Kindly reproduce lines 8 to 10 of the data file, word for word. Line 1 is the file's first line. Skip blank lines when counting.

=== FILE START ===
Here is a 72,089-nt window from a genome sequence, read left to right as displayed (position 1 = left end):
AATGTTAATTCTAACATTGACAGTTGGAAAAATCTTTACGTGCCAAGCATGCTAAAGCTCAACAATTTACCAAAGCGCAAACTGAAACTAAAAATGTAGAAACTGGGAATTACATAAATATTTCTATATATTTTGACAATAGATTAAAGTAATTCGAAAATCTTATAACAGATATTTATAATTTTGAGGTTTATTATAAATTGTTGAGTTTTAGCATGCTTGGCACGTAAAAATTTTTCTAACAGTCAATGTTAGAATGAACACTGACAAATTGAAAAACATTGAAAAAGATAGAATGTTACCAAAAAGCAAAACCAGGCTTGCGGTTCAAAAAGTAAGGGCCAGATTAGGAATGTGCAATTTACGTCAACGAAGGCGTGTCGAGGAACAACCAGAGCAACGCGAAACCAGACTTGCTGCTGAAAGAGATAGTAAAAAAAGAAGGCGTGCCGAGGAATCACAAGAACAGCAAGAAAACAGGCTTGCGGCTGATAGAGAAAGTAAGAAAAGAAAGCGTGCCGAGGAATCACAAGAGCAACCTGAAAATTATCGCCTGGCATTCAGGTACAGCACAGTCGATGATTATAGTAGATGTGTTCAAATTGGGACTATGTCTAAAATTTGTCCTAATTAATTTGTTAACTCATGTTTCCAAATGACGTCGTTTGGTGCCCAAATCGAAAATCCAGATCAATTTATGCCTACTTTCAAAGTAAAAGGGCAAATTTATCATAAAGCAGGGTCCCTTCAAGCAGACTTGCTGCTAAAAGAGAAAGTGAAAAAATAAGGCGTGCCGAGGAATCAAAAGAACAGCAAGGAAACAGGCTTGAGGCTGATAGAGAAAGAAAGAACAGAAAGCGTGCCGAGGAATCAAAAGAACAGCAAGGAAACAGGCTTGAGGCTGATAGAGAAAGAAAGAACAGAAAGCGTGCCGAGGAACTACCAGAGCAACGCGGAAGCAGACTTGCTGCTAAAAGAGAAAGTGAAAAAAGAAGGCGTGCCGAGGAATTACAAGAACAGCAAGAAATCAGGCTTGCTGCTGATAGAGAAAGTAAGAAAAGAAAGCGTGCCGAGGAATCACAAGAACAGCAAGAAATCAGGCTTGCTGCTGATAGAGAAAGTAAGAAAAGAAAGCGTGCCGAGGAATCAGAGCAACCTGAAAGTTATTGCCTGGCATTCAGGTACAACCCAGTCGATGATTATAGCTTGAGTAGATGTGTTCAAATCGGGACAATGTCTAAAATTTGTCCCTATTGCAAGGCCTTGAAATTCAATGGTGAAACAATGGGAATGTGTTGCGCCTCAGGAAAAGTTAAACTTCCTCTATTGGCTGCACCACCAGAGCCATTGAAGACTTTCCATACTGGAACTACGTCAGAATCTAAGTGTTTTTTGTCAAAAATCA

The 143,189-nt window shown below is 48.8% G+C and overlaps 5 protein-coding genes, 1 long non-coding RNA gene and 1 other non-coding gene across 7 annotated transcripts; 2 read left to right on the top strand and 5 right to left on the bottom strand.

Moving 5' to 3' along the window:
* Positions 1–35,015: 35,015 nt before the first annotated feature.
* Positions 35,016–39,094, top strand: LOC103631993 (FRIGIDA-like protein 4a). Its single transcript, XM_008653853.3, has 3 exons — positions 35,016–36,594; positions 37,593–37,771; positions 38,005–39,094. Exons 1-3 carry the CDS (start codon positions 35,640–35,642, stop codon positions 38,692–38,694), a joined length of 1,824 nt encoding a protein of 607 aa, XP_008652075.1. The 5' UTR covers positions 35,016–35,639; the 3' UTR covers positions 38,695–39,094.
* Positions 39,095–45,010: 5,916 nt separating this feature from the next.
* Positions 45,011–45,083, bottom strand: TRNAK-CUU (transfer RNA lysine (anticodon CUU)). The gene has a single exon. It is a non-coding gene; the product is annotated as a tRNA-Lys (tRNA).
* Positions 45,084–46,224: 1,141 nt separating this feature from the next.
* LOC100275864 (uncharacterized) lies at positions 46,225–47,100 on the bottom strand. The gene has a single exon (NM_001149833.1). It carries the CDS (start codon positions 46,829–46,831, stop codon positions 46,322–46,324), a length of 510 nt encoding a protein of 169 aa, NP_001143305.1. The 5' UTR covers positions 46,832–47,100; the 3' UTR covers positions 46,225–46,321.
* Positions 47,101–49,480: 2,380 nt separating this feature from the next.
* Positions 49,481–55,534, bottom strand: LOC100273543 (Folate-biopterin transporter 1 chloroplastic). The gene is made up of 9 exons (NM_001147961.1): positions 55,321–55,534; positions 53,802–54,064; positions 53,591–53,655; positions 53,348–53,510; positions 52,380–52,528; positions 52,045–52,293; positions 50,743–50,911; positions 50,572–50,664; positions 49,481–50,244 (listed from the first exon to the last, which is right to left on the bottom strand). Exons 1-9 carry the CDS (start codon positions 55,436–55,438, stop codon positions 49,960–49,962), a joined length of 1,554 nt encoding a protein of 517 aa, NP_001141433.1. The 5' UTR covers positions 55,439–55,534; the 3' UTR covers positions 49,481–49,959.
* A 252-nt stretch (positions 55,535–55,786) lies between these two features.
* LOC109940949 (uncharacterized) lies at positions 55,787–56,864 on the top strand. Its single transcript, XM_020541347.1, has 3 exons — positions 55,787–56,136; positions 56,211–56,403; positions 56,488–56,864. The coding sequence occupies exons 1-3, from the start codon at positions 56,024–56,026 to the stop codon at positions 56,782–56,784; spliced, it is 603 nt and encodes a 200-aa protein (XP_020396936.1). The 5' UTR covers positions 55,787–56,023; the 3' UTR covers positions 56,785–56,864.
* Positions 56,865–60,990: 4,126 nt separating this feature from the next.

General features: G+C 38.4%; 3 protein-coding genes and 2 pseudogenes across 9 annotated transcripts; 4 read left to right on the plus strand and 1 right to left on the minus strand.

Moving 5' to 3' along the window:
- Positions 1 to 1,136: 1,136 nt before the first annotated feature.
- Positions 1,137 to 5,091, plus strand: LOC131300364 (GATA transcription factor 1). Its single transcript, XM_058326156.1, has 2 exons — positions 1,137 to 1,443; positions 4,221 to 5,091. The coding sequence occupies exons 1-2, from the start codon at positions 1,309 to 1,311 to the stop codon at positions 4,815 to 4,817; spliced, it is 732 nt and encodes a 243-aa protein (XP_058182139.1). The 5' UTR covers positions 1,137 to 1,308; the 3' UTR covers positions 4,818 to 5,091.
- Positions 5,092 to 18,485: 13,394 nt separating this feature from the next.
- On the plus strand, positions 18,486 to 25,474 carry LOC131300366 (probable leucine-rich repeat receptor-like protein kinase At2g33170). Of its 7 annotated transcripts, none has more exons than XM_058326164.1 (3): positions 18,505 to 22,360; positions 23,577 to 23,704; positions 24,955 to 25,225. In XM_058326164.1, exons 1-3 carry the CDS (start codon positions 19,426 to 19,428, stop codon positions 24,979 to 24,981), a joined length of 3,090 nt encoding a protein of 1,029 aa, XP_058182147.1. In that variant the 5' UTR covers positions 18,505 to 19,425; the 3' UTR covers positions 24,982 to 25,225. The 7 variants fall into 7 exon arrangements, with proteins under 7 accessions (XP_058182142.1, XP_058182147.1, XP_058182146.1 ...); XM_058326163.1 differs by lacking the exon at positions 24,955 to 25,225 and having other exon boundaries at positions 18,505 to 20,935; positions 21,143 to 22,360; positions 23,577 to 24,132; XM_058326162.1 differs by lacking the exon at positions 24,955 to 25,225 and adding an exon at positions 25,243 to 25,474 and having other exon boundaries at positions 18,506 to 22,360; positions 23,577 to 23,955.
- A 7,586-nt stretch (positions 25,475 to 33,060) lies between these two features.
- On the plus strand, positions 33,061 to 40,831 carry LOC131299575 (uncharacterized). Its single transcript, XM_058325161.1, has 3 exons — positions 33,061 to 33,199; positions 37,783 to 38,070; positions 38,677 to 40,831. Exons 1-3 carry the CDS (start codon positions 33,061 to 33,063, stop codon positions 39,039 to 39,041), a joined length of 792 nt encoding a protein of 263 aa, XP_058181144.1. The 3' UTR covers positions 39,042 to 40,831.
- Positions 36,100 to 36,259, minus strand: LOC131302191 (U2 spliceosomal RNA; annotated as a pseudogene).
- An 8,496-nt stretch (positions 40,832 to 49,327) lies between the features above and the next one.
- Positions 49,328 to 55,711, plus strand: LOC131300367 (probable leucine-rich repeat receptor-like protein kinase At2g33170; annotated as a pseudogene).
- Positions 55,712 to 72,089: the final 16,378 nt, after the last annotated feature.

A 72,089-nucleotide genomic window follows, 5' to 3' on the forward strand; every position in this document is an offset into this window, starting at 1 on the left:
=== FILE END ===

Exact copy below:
* Positions 45,011–45,083, bottom strand: TRNAK-CUU (transfer RNA lysine (anticodon CUU)). The gene has a single exon. It is a non-coding gene; the product is annotated as a tRNA-Lys (tRNA).
* Positions 45,084–46,224: 1,141 nt separating this feature from the next.
* LOC100275864 (uncharacterized) lies at positions 46,225–47,100 on the bottom strand. The gene has a single exon (NM_001149833.1). It carries the CDS (start codon positions 46,829–46,831, stop codon positions 46,322–46,324), a length of 510 nt encoding a protein of 169 aa, NP_001143305.1. The 5' UTR covers positions 46,832–47,100; the 3' UTR covers positions 46,225–46,321.